Giving up control is one of the hardest things for an entrepreneur to do. We are brought up to be self-reliant, and we think we can do it all. As a result, we can take on more than we should and find ourselves overwhelmed and confused.
There are tasks that we are good at and others that we are not so good at. As I mentioned earlier, experts say that each of us excels at about 5% of what it takes to succeed in business. We can get by for a while doing the other 95%, but sooner or later, you will need to delegate and share the work. You don’t want to try to become an expert at 100% of what needs to be done, which is often our first inclination. No, you can’t do it all.
Outsourcing is one way to get things done, and there are ways of finding people who are willing to work for a lot less than you might imagine. In the Philippines, you can find college graduates with excellent English skills who will work for $5 an hour. You can also take on partners or employees as you grow. The bottom line is that you have to recognize your limitations and take action accordingly.
How to Accelerate Your Success
Try not to become a man of success, but rather try to become a man of value.
You can avoid the dismal fate of most small businesses. But you won’t find a foolproof plan anywhere, despite what a lot of people will tell you. (Do you know why nothing is foolproof? Because fools are so ingenious.)
In order to succeed in today’s world of entrepreneurship, far more is required than capital, teamwork, planning, and a product or service that fits the market. There are thousands of examples of companies that had all the money and talent in the world but went down the drain nevertheless. Speed to market, acting with a sense of urgency, understanding what it takes to acquire a customer, and understanding the motivations of your customers are all key.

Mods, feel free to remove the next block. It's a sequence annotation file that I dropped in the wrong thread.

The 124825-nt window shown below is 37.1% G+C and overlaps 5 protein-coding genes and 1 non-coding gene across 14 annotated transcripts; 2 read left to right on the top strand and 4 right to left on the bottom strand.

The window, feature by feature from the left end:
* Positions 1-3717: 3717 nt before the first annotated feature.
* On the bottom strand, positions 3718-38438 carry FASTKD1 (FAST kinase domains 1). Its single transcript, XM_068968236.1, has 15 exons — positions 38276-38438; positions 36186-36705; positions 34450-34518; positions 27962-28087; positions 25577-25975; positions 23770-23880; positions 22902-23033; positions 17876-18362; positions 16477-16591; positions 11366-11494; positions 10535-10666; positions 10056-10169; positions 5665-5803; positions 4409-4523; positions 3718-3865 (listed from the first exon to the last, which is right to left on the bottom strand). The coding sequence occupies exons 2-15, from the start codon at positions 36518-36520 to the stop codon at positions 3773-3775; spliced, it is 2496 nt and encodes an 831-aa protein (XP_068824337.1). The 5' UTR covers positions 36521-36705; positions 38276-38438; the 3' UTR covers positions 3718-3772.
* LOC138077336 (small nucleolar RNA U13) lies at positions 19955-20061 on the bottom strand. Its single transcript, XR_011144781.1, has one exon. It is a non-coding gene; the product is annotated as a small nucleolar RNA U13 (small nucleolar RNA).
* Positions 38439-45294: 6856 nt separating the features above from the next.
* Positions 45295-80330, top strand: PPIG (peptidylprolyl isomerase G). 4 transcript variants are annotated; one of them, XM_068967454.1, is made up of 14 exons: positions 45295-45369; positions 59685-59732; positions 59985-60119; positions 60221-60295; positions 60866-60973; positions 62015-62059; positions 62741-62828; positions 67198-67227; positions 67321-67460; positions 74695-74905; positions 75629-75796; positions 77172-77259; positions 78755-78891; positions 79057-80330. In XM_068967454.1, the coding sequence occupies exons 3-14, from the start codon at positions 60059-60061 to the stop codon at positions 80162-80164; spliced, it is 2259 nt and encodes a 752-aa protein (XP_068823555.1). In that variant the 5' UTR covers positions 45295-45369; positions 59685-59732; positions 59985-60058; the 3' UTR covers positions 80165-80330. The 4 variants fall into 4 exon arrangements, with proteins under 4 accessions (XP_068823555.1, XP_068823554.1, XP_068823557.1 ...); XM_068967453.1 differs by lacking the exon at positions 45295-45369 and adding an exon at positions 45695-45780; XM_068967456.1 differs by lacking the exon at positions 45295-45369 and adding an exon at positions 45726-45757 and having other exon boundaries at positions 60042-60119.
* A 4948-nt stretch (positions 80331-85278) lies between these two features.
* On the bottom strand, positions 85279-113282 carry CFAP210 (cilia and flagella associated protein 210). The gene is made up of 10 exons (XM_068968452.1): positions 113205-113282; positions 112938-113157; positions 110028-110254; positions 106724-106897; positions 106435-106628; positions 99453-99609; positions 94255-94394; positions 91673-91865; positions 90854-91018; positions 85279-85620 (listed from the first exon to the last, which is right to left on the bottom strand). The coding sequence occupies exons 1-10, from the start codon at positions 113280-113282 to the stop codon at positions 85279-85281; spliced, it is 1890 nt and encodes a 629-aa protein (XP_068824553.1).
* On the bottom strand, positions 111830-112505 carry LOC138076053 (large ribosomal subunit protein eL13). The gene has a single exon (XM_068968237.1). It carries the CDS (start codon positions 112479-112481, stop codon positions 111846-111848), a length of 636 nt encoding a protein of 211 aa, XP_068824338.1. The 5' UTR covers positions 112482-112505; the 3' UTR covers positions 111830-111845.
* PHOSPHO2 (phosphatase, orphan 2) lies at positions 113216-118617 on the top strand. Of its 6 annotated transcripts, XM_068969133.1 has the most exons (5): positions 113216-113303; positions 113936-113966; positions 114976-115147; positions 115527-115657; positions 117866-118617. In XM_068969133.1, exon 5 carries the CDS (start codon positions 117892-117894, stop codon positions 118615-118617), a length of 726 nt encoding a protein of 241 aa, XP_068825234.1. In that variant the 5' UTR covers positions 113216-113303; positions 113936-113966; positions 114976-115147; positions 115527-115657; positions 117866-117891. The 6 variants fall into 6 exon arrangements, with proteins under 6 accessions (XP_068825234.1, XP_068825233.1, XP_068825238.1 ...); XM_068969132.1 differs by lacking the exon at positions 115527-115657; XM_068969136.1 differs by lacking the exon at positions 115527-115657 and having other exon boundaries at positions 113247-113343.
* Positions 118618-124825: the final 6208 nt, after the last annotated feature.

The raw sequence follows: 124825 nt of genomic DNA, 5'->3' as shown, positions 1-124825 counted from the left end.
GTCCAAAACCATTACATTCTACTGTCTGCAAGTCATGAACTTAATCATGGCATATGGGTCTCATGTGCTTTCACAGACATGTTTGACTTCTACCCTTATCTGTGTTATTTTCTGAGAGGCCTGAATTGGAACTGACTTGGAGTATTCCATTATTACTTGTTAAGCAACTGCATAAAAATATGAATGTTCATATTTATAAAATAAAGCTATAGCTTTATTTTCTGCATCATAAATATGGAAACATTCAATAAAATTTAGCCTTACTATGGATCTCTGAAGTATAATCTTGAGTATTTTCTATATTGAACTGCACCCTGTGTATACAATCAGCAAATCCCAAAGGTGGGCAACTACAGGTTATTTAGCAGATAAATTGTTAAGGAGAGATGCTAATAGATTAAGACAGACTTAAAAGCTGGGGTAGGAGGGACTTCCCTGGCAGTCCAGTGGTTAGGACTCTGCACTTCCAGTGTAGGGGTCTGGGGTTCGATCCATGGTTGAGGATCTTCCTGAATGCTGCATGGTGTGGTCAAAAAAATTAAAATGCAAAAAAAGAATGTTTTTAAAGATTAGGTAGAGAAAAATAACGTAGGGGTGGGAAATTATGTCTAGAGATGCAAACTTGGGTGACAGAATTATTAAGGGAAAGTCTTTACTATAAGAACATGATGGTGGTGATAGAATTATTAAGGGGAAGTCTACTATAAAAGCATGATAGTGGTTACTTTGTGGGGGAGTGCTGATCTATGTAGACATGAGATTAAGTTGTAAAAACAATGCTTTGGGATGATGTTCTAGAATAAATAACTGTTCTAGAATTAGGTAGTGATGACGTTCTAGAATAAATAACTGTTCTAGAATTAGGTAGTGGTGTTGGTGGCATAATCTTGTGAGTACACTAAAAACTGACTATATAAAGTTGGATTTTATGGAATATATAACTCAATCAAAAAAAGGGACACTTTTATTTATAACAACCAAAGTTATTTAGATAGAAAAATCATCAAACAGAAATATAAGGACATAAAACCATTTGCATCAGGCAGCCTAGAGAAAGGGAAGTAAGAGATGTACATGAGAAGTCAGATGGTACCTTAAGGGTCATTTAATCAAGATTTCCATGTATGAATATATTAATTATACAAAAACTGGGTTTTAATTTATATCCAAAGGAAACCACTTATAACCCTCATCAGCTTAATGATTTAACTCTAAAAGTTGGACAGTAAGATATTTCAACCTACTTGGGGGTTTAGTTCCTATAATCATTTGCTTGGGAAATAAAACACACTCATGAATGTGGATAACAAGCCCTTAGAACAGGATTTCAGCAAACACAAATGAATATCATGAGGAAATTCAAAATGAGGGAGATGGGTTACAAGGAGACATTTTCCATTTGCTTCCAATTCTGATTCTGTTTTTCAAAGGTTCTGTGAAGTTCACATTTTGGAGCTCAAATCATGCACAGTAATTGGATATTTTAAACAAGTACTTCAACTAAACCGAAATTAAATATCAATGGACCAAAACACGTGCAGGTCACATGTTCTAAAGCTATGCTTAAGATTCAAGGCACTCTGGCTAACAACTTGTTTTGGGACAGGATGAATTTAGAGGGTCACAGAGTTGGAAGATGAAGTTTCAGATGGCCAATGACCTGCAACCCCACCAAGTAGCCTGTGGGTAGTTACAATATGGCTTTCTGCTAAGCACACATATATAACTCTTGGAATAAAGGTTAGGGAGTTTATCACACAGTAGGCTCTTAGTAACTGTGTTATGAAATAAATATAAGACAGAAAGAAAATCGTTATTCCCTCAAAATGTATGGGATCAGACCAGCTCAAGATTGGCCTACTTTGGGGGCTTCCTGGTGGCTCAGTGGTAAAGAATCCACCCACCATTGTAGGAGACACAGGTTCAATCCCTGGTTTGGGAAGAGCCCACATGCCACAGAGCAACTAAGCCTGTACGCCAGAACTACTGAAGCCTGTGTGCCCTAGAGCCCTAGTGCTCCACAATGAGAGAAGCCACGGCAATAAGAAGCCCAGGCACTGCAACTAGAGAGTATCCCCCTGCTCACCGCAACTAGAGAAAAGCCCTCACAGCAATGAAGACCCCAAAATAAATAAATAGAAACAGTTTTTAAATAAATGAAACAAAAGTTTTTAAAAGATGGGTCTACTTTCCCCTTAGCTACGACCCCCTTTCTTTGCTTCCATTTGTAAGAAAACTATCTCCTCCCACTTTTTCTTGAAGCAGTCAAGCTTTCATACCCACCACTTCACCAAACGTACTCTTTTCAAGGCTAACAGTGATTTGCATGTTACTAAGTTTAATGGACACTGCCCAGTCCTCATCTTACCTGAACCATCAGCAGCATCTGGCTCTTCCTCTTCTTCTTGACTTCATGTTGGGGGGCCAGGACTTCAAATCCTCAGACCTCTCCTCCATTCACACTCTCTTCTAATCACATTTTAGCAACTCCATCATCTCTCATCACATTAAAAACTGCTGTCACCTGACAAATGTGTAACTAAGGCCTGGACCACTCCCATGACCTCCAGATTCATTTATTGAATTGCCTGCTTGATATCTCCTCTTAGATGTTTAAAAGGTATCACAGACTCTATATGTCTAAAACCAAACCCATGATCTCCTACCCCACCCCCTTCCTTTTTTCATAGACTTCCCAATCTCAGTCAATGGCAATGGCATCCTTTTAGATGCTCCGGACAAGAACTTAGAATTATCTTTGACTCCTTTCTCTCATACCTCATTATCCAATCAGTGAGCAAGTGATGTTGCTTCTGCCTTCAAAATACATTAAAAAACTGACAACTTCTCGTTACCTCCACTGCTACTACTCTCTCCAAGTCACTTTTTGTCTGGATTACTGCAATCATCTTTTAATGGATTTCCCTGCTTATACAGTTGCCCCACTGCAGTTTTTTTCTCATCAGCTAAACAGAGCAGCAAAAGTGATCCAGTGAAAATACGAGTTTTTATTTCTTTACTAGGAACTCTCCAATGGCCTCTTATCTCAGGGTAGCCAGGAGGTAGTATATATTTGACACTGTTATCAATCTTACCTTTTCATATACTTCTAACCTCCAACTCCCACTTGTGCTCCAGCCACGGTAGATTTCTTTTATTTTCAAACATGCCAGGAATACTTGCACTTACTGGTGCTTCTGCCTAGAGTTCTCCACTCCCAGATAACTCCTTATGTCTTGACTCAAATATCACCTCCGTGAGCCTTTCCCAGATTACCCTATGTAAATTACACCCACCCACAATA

The psychological aspects of business are often far more important than having a good product or service. Ralph Waldo Emerson said that “if you build a better mousetrap, the world will beat a path to your door,” but he lived in a completely different era. Whether or not such a viewpoint was true then is not important, but it is certainly not true now. Our era is characterized by noise, clutter, and confusion, and lots of it. When AOL gave everyone 10 MB of storage in the early days, the Internet quickly became flooded with minute trivia, useless information, and downright stupidity. And it’s only gotten worse. Today, low quality is drowning out high quality, and you need to find a way to rise above it all in order to get noticed.
And don’t forget that IBM used to tell its sales force to instill Fear, Uncertainty, and Doubt (FUD) in the prospect’s mind. You couldn’t go wrong buying IBM, but if you bought from the other company, you could lose your job. The FUD Factor is alive and well when so much information is generated every day that one can’t possibly keep up. Knowing what is valuable and what is not is a full-time job. (Mick Jagger used the term “useless information” in the hit song Satisfaction.) You need a reliable filter to help you sort things out.